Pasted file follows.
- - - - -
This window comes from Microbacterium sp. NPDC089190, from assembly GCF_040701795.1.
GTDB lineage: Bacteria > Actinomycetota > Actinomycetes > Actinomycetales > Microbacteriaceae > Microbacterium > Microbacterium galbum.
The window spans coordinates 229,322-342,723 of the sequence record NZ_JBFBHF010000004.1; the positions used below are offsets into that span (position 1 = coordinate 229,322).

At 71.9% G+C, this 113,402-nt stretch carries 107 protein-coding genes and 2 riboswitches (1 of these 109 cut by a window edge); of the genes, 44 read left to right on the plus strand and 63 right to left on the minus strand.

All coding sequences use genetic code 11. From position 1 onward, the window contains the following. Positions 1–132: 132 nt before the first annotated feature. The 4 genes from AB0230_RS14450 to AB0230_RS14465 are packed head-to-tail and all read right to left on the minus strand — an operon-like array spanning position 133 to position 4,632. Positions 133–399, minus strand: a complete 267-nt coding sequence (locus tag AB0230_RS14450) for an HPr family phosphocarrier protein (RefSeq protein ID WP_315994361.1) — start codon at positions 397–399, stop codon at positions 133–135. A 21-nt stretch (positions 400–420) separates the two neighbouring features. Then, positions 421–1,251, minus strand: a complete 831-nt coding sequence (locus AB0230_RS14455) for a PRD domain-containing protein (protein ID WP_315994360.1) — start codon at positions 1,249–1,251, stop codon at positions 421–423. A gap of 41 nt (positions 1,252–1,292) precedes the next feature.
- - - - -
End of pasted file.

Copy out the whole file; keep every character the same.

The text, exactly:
This window comes from Microbacterium sp. NPDC089190, from assembly GCF_040701795.1.
GTDB lineage: Bacteria > Actinomycetota > Actinomycetes > Actinomycetales > Microbacteriaceae > Microbacterium > Microbacterium galbum.
The window spans coordinates 229,322-342,723 of the sequence record NZ_JBFBHF010000004.1; the positions used below are offsets into that span (position 1 = coordinate 229,322).

At 71.9% G+C, this 113,402-nt stretch carries 107 protein-coding genes and 2 riboswitches (1 of these 109 cut by a window edge); of the genes, 44 read left to right on the plus strand and 63 right to left on the minus strand.

All coding sequences use genetic code 11. From position 1 onward, the window contains the following. Positions 1–132: 132 nt before the first annotated feature. The 4 genes from AB0230_RS14450 to AB0230_RS14465 are packed head-to-tail and all read right to left on the minus strand — an operon-like array spanning position 133 to position 4,632. Positions 133–399, minus strand: a complete 267-nt coding sequence (locus tag AB0230_RS14450) for an HPr family phosphocarrier protein (RefSeq protein ID WP_315994361.1) — start codon at positions 397–399, stop codon at positions 133–135. A 21-nt stretch (positions 400–420) separates the two neighbouring features. Then, positions 421–1,251, minus strand: a complete 831-nt coding sequence (locus AB0230_RS14455) for a PRD domain-containing protein (protein ID WP_315994360.1) — start codon at positions 1,249–1,251, stop codon at positions 421–423. A gap of 41 nt (positions 1,252–1,292) precedes the next feature.